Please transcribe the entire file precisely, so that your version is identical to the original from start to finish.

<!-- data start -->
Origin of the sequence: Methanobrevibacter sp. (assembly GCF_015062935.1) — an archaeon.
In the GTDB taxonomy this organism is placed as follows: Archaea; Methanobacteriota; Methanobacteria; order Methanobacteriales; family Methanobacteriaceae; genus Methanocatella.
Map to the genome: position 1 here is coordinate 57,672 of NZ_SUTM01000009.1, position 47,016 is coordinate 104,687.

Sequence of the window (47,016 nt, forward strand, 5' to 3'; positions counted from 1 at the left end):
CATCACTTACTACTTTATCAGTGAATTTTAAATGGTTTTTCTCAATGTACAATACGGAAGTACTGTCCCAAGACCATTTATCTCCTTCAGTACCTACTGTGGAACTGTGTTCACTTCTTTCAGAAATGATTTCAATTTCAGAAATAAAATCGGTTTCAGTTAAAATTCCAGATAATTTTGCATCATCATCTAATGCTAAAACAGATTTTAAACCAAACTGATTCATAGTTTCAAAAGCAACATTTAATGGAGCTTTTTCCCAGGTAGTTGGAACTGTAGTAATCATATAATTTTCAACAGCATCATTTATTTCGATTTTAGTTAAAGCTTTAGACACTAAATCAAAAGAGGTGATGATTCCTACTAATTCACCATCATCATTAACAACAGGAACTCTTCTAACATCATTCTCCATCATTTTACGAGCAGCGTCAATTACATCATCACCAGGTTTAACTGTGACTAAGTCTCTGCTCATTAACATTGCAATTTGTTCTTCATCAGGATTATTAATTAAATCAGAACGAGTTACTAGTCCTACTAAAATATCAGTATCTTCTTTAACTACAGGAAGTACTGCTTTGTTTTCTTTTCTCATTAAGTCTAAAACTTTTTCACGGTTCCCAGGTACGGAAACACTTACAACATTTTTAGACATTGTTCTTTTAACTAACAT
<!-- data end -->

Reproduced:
Origin of the sequence: Methanobrevibacter sp. (assembly GCF_015062935.1) — an archaeon.
In the GTDB taxonomy this organism is placed as follows: Archaea; Methanobacteriota; Methanobacteria; order Methanobacteriales; family Methanobacteriaceae; genus Methanocatella.
Map to the genome: position 1 here is coordinate 57,672 of NZ_SUTM01000009.1, position 47,016 is coordinate 104,687.

Sequence of the window (47,016 nt, forward strand, 5' to 3'; positions counted from 1 at the left end):
CATCACTTACTACTTTATCAGTGAATTTTAAATGGTTTTTCTCAATGTACAATACGGAAGTACTGTCCCAAGACCATTTATCTCCTTCAGTACCTACTGTGGAACTGTGTTCACTTCTTTCAGAAATGATTTCAATTTCAGAAATAAAATCGGTTTCAGTTAAAATTCCAGATAATTTTGCATCATCATCTAATGCTAAAACAGATTTTAAACCAAACTGATTCATAGTTTCAAAAGCAACATTTAATGGAGCTTTTTCCCAGGTAGTTGGAACTGTAGTAATCATATAATTTTCAACAGCATCATTTATTTCGATTTTAGTTAAAGCTTTAGACACTAAATCAAAAGAGGTGATGATTCCTACTAATTCACCATCATCATTAACAACAGGAACTCTTCTAACATCATTCTCCATCATTTTACGAGCAGCGTCAATTACATCATCACCAGGTTTAACTGTGACTAAGTCTCTGCTCATTAACATTGCAATTTGTTCTTCATCAGGATTATTAATTAAATCAGAACGAGTTACTAGTCCTACTAAAATATCAGTATCTTCTTTAACTACAGGAAGTACTGCTTTGTTTTCTTTTCTCATTAAGTCTAAAACTTTTTCACGGTTCCCAGGTACGGAAACACTTACAACATTTTTAGACATTGTTCTTTTAACTAACAT